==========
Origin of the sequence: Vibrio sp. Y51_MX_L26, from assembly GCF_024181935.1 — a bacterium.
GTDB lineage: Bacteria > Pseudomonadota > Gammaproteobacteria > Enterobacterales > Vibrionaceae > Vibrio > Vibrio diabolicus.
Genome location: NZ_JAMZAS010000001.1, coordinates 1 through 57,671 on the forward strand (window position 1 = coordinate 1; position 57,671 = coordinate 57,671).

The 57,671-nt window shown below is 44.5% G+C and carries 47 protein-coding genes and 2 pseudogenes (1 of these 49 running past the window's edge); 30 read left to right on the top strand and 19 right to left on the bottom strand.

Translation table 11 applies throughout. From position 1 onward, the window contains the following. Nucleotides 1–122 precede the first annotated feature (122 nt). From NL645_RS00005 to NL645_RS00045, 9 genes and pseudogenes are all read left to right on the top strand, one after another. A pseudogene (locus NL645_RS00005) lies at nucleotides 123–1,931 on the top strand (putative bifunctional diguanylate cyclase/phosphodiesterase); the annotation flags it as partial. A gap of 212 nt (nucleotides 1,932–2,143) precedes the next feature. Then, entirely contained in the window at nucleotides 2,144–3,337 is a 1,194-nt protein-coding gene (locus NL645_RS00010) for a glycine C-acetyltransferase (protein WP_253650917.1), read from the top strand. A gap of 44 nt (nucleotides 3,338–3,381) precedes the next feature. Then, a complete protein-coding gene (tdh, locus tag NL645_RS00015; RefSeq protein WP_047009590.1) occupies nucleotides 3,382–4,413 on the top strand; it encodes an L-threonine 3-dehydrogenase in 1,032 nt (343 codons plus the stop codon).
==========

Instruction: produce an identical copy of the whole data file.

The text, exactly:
Origin of the sequence: Vibrio sp. Y51_MX_L26, from assembly GCF_024181935.1 — a bacterium.
GTDB lineage: Bacteria > Pseudomonadota > Gammaproteobacteria > Enterobacterales > Vibrionaceae > Vibrio > Vibrio diabolicus.
Genome location: NZ_JAMZAS010000001.1, coordinates 1 through 57,671 on the forward strand (window position 1 = coordinate 1; position 57,671 = coordinate 57,671).

The 57,671-nt window shown below is 44.5% G+C and carries 47 protein-coding genes and 2 pseudogenes (1 of these 49 running past the window's edge); 30 read left to right on the top strand and 19 right to left on the bottom strand.

Translation table 11 applies throughout. From position 1 onward, the window contains the following. Nucleotides 1–122 precede the first annotated feature (122 nt). From NL645_RS00005 to NL645_RS00045, 9 genes and pseudogenes are all read left to right on the top strand, one after another. A pseudogene (locus NL645_RS00005) lies at nucleotides 123–1,931 on the top strand (putative bifunctional diguanylate cyclase/phosphodiesterase); the annotation flags it as partial. A gap of 212 nt (nucleotides 1,932–2,143) precedes the next feature. Then, entirely contained in the window at nucleotides 2,144–3,337 is a 1,194-nt protein-coding gene (locus NL645_RS00010) for a glycine C-acetyltransferase (protein WP_253650917.1), read from the top strand. A gap of 44 nt (nucleotides 3,338–3,381) precedes the next feature. Then, a complete protein-coding gene (tdh, locus tag NL645_RS00015; RefSeq protein WP_047009590.1) occupies nucleotides 3,382–4,413 on the top strand; it encodes an L-threonine 3-dehydrogenase in 1,032 nt (343 codons plus the stop codon).